Jayne Fenton Keane Jayne Fenton Keane's first book Torn was published in 2000 and her second book is due to be released in April 2002. JFK writes for many different media and has been awarded a scholarship to complete a Ph.D. in three-dimensional poetic structures. JFK has received several arts grants and Fellowships and is about to launch a new edition of The Stalking Tongue Vol. II: Slamming the Sonnet an online media project at www.poetinresidence.com. She was awarded the 2002 Mayne Multimedia Award for her collection of flash poetry in the first edition of The Stalking Tongue.

Bronwyn Lea Bronwyn Lea was born in Tasmania in 1969 and grew up in Queensland and Papua New Guinea. She is the author of Flight Animals (University of Queensland Press, 2001), which won the 2001 Wesley Michel Wright Award, the 2001 Fellowship of Creative Writers Anne Elder Award, and was shortlisted for the 2001 John Bray Poetry Prize. Individual poems of hers have won a number of prizes including the 2000 Arts Queensland Poetry Prize and the 2001 Somerset National Poetry Prize. She was educated at California State University in San Diego, where she lived for twelve years, and is currently working on a Ph.D. in Poetry at the University of Queensland. She lives in Brisbane, Australia, with her daughter.

Sara Moss Sara Moss is an English born poet now resident in Queensland, Australia. Her first collection, A Deep Fear of Trains, was published by Brisbane-based Interactive Press (see our feature in this issue). Her work covers a wide range of themes including illness and loss and private and public violence. Sara is currently working on a second collection for print and flash animated poetry for web and CD.

David Reiter David Reiter is an award-winning poet and writer of fiction, and Director of Interactive Publications, a print and digital publisher in Brisbane. His fourth book, Hemingway in Spain and Selected Poems, was shortlisted for the 1998 Adelaide Festival Literature Awards. His previous books include The Cave After Saltwater Tide (Penguin, 1994) for which he won the Queensland Premier's Poetry Award. His book of short fiction, Triangles, was shortlisted for the 2000 Steele Rudd Award. His most recent works are Letters We Never Sent; The Gallery, a work of literary multimedia he has been touring in Australia; Kiss and Tell, Selected and New Poems 1987-2002; and Sharpened Knife, a multimedia murder mystery. The Planets, a fictive memoir in multimedia is currently under development.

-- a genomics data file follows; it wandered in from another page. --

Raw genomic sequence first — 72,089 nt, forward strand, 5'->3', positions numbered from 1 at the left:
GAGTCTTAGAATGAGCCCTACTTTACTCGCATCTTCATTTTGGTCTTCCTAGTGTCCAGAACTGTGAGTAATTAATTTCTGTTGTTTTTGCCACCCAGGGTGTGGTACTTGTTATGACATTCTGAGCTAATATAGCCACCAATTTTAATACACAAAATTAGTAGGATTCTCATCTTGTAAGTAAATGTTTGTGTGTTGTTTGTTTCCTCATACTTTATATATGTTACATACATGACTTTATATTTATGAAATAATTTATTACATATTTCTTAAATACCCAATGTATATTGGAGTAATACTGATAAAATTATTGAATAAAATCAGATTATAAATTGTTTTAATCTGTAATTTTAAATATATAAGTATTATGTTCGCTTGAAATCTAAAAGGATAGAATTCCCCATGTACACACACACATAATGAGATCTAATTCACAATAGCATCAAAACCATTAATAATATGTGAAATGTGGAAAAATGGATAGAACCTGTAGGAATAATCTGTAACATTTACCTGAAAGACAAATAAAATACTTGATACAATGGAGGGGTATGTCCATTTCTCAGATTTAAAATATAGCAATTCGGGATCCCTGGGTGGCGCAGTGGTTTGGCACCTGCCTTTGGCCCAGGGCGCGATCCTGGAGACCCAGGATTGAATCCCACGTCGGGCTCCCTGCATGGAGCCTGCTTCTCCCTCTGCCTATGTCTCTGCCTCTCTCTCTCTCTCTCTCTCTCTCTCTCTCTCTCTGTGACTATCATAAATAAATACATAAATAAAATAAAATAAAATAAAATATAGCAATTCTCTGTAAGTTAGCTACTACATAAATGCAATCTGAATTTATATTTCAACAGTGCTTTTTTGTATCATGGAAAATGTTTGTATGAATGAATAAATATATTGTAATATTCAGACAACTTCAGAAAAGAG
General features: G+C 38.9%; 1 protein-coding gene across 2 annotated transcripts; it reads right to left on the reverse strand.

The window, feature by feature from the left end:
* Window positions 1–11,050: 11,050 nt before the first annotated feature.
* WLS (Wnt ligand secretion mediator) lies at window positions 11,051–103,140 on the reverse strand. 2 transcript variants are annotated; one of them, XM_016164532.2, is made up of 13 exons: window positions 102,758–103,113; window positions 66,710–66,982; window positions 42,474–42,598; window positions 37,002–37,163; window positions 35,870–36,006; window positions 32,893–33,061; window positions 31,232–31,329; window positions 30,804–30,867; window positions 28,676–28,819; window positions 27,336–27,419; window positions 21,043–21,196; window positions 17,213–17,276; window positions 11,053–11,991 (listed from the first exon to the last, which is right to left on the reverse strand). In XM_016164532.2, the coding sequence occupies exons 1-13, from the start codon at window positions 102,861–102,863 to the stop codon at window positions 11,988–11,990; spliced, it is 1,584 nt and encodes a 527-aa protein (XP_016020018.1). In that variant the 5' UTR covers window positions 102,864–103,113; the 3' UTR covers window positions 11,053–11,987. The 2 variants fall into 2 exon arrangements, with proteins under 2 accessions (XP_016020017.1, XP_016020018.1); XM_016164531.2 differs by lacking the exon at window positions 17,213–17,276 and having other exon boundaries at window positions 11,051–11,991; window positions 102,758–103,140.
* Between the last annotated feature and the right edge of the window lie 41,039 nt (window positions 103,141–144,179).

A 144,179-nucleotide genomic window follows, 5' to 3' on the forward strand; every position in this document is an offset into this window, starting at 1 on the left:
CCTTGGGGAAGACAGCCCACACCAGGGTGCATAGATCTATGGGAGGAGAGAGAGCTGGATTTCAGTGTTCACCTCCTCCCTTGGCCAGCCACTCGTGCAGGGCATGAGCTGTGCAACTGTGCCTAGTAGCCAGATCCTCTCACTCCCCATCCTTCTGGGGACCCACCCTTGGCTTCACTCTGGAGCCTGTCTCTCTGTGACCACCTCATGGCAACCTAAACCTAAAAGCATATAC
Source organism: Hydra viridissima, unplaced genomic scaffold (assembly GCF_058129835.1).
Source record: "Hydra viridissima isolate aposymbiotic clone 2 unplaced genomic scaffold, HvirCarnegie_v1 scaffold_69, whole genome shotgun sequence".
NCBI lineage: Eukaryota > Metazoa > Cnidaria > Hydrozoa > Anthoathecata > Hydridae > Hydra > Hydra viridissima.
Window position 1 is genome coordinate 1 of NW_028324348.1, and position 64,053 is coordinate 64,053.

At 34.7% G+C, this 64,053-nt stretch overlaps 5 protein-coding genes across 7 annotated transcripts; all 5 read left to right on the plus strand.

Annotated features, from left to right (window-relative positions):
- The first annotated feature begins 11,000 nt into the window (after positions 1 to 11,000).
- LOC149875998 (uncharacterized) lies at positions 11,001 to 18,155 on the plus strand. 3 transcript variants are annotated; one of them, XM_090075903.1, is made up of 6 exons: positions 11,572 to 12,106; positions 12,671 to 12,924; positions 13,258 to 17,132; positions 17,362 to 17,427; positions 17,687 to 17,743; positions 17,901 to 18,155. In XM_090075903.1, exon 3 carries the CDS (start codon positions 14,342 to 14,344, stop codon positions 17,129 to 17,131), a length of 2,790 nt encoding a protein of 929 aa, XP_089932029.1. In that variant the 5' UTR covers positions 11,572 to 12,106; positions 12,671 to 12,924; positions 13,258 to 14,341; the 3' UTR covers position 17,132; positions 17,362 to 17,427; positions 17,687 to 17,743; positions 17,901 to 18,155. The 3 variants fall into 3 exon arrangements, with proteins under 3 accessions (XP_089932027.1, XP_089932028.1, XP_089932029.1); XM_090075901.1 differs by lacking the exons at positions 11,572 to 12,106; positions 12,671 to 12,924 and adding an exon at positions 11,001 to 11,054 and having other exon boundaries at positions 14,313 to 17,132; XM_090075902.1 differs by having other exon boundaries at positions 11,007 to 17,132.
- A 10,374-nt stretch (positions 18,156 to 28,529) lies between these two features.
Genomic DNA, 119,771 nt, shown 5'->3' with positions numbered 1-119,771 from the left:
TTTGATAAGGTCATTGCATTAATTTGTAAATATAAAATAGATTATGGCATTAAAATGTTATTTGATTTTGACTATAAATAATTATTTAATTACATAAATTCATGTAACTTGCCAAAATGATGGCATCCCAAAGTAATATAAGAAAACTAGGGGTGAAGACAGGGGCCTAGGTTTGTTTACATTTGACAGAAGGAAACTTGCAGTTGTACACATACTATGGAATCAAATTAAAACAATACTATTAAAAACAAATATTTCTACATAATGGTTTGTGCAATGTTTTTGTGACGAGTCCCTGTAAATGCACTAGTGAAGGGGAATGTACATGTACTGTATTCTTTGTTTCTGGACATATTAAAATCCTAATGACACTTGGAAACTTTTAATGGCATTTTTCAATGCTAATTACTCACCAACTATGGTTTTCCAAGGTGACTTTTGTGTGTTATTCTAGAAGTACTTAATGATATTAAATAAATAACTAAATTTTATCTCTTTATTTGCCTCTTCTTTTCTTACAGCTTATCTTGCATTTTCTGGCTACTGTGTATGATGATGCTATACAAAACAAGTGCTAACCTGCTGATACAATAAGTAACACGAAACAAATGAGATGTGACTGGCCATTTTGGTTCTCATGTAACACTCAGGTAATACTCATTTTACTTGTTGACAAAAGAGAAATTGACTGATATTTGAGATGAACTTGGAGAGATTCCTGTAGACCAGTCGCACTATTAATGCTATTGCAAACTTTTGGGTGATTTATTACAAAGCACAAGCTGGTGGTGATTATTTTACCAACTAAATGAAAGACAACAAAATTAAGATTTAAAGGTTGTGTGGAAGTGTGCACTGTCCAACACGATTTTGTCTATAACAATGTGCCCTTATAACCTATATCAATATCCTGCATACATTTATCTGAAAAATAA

Also from Australia

Helen HagemannHelen Hagemann lives in Perth, Western Australia. Her books include 'The Shadow Goddess and Until the Last Symphony Rises (Indian Ocean Books, 2001). Her work has appeared in the Southern Review, Journal of Australian Studies and Hecate. Her work has been published in the e-zines Recursive Angel, PixelPapers, Snakeskin, OzPoet, WildHoneyPress and Poetry Downunder. Helen's poem “Permanent Aberrations” was runner-up in a 1998 Perth PEN International Competition, and she is included in 'An Endless Afternoon (Lioness Publications, 2000) an anthology celebrating birth and mothering by 'Women in Publishing.' Helen is studying towards her MA in Writing at Edith Cowan University and working on a novel. She works as a Coordinator on ECU's Joondalup campus for the Peter Cowan Writers Centre. As a community arts administrator, she coordinated a Fringe Festival in November 2000 as part of the WA State Literature Centre's, 'Word of Mouth,' Writers Festival.

Gig RyanGig Ryan is the author of six poetry books: The Division of Anger (Transit Press, 1981); Manners of an Astronaut (Hale & Iremonger, 1984), The Last Interior (Scripsi Publications, 1986); Excavation (PanPicador Australia, 1990), Pure and Applied (Paper Bark Press, 1998); Heroic Money (Brandl & Schlesinger, 2001). Her new CD with her band, Driving Past, is due out in 2002, and she has also written the songs Six Goodbyes (with Disband; Big Home Productions, 1988) and Real Estate (with Driving Past, Chapter Music, 1999. She is Poetry Editor for The Age in Melbourne, Australia and a freelance reviewer.